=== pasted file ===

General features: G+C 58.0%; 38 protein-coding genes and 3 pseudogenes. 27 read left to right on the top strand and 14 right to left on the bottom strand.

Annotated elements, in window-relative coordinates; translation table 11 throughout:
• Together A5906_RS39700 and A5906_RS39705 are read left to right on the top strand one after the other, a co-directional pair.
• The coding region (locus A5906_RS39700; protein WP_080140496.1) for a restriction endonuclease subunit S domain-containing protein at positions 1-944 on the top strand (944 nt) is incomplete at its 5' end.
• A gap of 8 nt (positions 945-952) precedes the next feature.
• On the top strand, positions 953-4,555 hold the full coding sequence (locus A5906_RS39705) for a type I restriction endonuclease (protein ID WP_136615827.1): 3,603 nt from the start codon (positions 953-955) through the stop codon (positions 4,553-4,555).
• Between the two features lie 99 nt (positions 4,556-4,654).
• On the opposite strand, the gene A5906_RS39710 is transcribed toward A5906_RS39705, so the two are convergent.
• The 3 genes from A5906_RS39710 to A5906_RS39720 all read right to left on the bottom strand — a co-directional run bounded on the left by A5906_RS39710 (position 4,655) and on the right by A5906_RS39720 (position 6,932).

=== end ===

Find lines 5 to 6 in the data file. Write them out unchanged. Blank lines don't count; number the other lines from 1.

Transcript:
• A gap of 8 nt (positions 945-952) precedes the next feature.
• On the top strand, positions 953-4,555 hold the full coding sequence (locus A5906_RS39705) for a type I restriction endonuclease (protein ID WP_136615827.1): 3,603 nt from the start codon (positions 953-955) through the stop codon (positions 4,553-4,555).